The goal of cancer therapy is to destroy the tumor or stop it from growing and spreading to other parts of the body. Reaching toward this goal, a team of researchers from various institutions, including Baylor College of Medicine, Washington University School of Medicine in St. Louis and the Broad Institute of MIT and Harvard, has developed a new way to approach breast cancer treatment. First, they search for the proteins that drive tumor growth, and then test in the lab drugs that potentially neutralize these specific biological drivers. The study appears in Nature Communications.
"Here we study the problem of how to design more effective cancer treatments with a two-pronged approach," said co-senior author Dr. Matthew Ellis, professor and director of the Lester and Sue Smith Breast Center and McNair Scholar at Baylor. "We combine patient-derived xenografts and proteogenomic integration."
Patient-derived xenografts: a human tumor model in a 'living container'
A patient-derived xenograft consists of a sample of a human tumor transplanted into a particular laboratory mouse.
"We grow human tumors direct from patients in laboratory mice because we want to mimic the living natural environment tumor cells grow in - a beating heart, blood vessels and other biological structures - that is as natural as we can possibly make it. We think this approach offers a closer representation of the tumor's growth environment to study cancer drugs than cells growing on a laboratory plastic dish," Ellis said.
In previous studies, the researchers showed this approach can be successful as patient-derived xenografts of breast tumors recapitulate most of the genes expressed and the proteins present in the original breast tumors. In addition, responses of breast cancer patient-derived xenografts to drug treatments resemble that observed in the corresponding patient. These results suggest that patient-derived xenografts of breast tumors are potential useful models in which to identify and test targets for breast cancer therapy.
Proteogenomic integration: looking at proteins and genes together
Cancer cells may not only be different from normal cells in the types of genes they express but also in some of the proteins they use to carry out their functions. Some cancer proteins can drive normal cells into a path that leads to cancer and identifying and neutralizing these biological drivers may result in better treatments. Proteogenomic integration allows researchers to look at the proteins present and the genes expressed in the tumor, side by side.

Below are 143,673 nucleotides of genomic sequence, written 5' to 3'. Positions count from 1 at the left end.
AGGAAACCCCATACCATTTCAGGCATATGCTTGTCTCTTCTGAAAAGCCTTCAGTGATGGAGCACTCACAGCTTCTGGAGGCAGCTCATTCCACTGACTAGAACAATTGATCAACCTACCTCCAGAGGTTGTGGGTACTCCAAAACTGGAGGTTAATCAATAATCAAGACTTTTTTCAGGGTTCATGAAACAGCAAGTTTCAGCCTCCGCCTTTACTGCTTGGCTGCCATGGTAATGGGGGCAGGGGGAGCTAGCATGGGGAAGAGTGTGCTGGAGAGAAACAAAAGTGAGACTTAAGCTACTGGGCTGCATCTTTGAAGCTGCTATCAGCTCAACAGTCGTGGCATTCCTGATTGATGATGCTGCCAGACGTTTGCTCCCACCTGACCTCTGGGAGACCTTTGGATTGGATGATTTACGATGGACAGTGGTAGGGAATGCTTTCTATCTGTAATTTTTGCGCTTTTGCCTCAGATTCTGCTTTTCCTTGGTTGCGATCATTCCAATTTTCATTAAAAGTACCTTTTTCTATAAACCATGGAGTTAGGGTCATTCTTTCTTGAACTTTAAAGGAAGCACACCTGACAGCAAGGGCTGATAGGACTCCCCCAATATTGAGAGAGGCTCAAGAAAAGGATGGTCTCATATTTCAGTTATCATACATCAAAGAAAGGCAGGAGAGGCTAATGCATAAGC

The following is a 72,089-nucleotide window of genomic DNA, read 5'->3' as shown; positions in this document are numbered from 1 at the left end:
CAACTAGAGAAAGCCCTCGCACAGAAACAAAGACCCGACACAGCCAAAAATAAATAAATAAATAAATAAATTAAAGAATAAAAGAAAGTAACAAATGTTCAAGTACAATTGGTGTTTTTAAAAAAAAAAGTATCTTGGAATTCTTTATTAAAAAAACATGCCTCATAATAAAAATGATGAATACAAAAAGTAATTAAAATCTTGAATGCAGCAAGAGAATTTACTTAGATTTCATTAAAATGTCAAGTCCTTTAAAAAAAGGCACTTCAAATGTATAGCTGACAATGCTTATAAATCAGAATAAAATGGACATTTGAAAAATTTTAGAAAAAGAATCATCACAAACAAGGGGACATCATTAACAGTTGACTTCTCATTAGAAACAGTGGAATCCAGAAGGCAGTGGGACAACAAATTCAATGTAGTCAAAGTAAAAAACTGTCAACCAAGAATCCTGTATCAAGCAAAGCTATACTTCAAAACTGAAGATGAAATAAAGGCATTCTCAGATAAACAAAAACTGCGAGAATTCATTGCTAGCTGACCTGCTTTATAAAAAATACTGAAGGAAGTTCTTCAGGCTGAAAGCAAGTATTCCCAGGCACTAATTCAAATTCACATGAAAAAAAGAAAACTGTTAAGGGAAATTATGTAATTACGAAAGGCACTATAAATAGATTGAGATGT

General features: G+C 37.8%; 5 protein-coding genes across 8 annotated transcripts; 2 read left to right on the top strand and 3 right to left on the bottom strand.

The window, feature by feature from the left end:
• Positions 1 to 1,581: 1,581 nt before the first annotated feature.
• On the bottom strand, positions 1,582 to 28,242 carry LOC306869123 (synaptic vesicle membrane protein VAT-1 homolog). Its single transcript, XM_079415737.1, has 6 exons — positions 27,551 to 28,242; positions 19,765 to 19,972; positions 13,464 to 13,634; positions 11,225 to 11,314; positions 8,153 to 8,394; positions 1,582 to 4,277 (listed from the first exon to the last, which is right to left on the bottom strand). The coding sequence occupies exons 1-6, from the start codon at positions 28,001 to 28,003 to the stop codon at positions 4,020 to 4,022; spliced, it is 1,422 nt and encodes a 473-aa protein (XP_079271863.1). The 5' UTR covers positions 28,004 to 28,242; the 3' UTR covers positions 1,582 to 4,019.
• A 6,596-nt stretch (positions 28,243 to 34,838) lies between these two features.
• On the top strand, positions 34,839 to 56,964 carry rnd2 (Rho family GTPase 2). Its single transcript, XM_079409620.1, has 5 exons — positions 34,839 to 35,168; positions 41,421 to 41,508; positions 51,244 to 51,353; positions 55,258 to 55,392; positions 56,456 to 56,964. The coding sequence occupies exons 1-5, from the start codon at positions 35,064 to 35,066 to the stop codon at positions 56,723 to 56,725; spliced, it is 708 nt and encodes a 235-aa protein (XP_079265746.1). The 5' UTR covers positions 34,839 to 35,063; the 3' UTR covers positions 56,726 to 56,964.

"Proteins carry out most of the biological functions in the cell," said co-senior author Dr. Li Ding, an associate professor of medicine at Washington University School of Medicine in St. Louis. "Knowing the DNA sequence of genes does not automatically tell us everything about the proteins doing work in the cells."
"Identifying the rogue proteins of cancer is an important pathway toward developing new drugs," said co-author Dr. R. Reid Townsend, professor of medicine and director of the National Institutes of Health / National Institute of General Medical Sciences Biomedical Mass Spectrometry Resource at Washington University.
In this study, the researchers used mass spectrometry, a leading method for detecting, quantifying and characterizing proteins, to determine the proteins present in each of 24 patient-derived xenografts of breast tumors representing different breast cancer subtypes. In total, they identified nearly 10,000 proteins and their relative abundances across tumors.
"A substantial number of these proteins identified in the xenograft model are potential targets for drugs," said Ellis. "In addition, similar protein signatures were observed in breast cancer samples from patients, which suggests our approach has potential clinical relevance."
In selected patient-derived xenografts of breast tumors in which the researchers observed certain 'rogue proteins', targeting those proteins with specific inhibitors resulted in suppression of tumor growth in the xenograft model, thus validating their two-pronged approach to cancer treatment.
"Eventually, with this new approach scientists will be able to answer questions such as why a certain drug that induced one tumor to shrink in one patient did not affect the growth of a similar tumor in another patient," Ellis said. "The idea behind this approach is to find out what are the driving pathways of each person's cancer. Once we know these pathways, the next step is to use drugs to interrupt these pathways and lead to outcomes that are better than giving patients non-specific therapy. The mouse work is promising enough to adapt these technologies for real time analysis of patient samples so that clinical trials can be designed to test this new diagnostic and drug selection approach. The National Cancer Institute has agreed to invest in this next phase of the project."
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